Because having blood glucose (sugar) levels that are too high increases the risk of complications from diabetes, it is important that you check your glucose levels regularly. How often people need to check their glucose levels varies depending on their type of diabetes and individual circumstances, so it’s important that you talk to your doctor or diabetes educator to work out a testing schedule that’s right for you.
People with diabetes must test their blood glucose levels regularly to stay healthy and avoid complications. How often you need to test depends upon the type of diabetes you have, your particular treatment plan, and the stability of your blood glucose.
You also may want to test if you:
- Change your eating habits or stray from your meal plan and are unsure of how the changes will effect your glucose levels
- Are about to exercise and want to know if you should eat something to bring your glucose levels up or need to exercise more to bring your glucose levels down
- Are sick
- Are taking a medication that may affect glucose levels or your ability to recognize the warning signs of low glucose (hypoglycemia)
- Are changing your diet, exercise routine, or insulin plan
- Have lost or gained weight
- Have glucose levels outside your recommended range
- If your glucose levels have been unstable, you should test before driving to be certain you are not at risk for hypoglycemia. Losing consciousness while driving could put your life and the lives of others at risk.
There are many different types of blood glucose meters available. Each particular model uses a specific type of strip, so be certain you purchase strips that are made specifically for your meter.
New and improved meters are constantly being developed. Many people with diabetes get a new meter about once a year to have the latest technology. Your doctor or diabetes educator can help determine which meter is best for you.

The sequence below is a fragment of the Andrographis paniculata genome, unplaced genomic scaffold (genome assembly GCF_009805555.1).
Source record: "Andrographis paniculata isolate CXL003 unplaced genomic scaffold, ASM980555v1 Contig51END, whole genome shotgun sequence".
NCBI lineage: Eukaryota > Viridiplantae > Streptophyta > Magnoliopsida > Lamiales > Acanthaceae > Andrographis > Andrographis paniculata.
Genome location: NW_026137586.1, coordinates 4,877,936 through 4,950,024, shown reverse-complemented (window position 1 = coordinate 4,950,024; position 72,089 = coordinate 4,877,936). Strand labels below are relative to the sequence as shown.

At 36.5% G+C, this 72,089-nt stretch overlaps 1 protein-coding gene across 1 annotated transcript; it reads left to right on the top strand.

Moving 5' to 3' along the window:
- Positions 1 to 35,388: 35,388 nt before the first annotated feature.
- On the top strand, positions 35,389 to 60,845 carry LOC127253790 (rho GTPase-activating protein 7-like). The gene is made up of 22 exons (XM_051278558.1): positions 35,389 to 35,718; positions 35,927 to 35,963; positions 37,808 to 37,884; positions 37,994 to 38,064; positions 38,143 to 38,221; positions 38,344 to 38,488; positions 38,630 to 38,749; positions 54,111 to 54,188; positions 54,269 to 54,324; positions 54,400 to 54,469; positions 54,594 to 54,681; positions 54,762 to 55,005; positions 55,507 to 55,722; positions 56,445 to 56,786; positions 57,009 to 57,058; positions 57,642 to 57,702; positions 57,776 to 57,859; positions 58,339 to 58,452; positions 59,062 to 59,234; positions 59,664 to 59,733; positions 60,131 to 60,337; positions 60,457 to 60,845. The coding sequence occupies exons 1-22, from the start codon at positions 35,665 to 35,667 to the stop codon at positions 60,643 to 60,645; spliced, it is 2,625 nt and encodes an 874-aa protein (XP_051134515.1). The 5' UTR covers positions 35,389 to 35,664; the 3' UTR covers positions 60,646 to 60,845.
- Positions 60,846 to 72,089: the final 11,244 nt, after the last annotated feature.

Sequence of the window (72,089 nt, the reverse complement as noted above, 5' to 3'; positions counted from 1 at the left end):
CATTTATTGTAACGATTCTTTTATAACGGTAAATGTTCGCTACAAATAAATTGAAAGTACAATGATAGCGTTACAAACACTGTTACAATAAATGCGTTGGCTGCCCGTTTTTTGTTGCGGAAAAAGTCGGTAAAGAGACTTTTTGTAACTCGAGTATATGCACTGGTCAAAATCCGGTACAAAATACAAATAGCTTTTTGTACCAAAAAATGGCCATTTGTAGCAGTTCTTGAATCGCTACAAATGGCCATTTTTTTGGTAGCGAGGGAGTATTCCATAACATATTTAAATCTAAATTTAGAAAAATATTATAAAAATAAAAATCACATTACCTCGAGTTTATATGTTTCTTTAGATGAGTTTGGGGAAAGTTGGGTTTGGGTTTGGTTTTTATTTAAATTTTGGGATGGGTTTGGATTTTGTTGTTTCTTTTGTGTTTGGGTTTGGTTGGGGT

Choosing a Meter
There are many factors to consider when choosing a meter that is right for you:
- Ease of use (this is especially important for patients such as small children, elderly people, or those who may have physical or mental limitations)
- Cost of test strips
- Cost and availability of batteries
- Size and portability
- How long it takes for the meter to register a reading
- How easy the reading is to see (meters for visually impaired or color blind patients are available)
- Whether a doctor can check the meter’s memory
- Whether the meter’s memory can be downloaded onto a computer
- Whether your insurance plan covers the meter and its test strips
- Whether the manufacturer has a 24-hour toll-free phone number that you can call if questions or problems arise
There are several different kinds of glucose meters available. Your doctor or diabetes educator will help you find the one that’s best for you. Once you’ve selected a glucose meter, it’s important that you read the instructions carefully and follow them closely.